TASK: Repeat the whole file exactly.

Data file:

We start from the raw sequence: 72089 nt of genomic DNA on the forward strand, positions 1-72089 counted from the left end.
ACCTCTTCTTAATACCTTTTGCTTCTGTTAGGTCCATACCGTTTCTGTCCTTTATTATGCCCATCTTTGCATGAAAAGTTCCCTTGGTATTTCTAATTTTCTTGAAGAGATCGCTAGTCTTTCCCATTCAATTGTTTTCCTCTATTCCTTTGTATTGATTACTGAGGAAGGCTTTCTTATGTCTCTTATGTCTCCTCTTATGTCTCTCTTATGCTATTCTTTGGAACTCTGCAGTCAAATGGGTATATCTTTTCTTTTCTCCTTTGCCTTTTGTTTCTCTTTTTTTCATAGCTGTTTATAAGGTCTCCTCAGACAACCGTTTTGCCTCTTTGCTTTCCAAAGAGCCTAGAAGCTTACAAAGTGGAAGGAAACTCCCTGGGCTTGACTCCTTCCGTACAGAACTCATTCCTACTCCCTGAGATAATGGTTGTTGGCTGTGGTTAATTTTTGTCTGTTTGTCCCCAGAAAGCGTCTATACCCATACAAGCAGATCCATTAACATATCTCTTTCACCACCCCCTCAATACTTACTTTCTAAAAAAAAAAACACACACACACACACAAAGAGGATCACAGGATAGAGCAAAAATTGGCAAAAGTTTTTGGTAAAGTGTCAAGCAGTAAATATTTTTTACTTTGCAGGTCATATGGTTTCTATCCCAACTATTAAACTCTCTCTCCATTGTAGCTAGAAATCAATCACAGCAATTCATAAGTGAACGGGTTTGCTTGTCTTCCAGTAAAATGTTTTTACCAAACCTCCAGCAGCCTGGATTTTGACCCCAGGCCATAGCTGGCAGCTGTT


We start from the raw sequence: 72089 nt of genomic DNA on the forward strand, positions 1-72089 counted from the left end.
ACCTCTTCTTAATACCTTTTGCTTCTGTTAGGTCCATACCGTTTCTGTCCTTTATTATGCCCATCTTTGCATGAAAAGTTCCCTTGGTATTTCTAATTTTCTTGAAGAGATCGCTAGTCTTTCCCATTCAATTGTTTTCCTCTATTCCTTTGTATTGATTACTGAGGAAGGCTTTCTTATGTCTCTTATGTCTCCTCTTATGTCTCTCTTATGCTATTCTTTGGAACTCTGCAGTCAAATGGGTATATCTTTTCTTTTCTCCTTTGCCTTTTGTTTCTCTTTTTTTCATAGCTGTTTATAAGGTCTCCTCAGACAACCGTTTTGCCTCTTTGCTTTCCAAAGAGCCTAGAAGCTTACAAAGTGGAAGGAAACTCCCTGGGCTTGACTCCTTCCGTACAGAACTCATTCCTACTCCCTGAGATAATGGTTGTTGGCTGTGGTTAATTTTTGTCTGTTTGTCCCCAGAAAGCGTCTATACCCATACAAGCAGATCCATTAACATATCTCTTTCACCACCCCCTCAATACTTACTTTCTAAAAAAAAAAACACACACACACACACAAAGAGGATCACAGGATAGAGCAAAAATTGGCAAAAGTTTTTGGTAAAGTGTCAAGCAGTAAATATTTTTTACTTTGCAGGTCATATGGTTTCTATCCCAACTATTAAACTCTCTCTCCATTGTAGCTAGAAATCAATCACAGCAATTCATAAGTGAACGGGTTTGCTTGTCTTCCAGTAAAATGTTTTTACCAAACCTCCAGCAGCCTGGATTTTGACCCCAGGCCATAGCTGGCAGCTGTT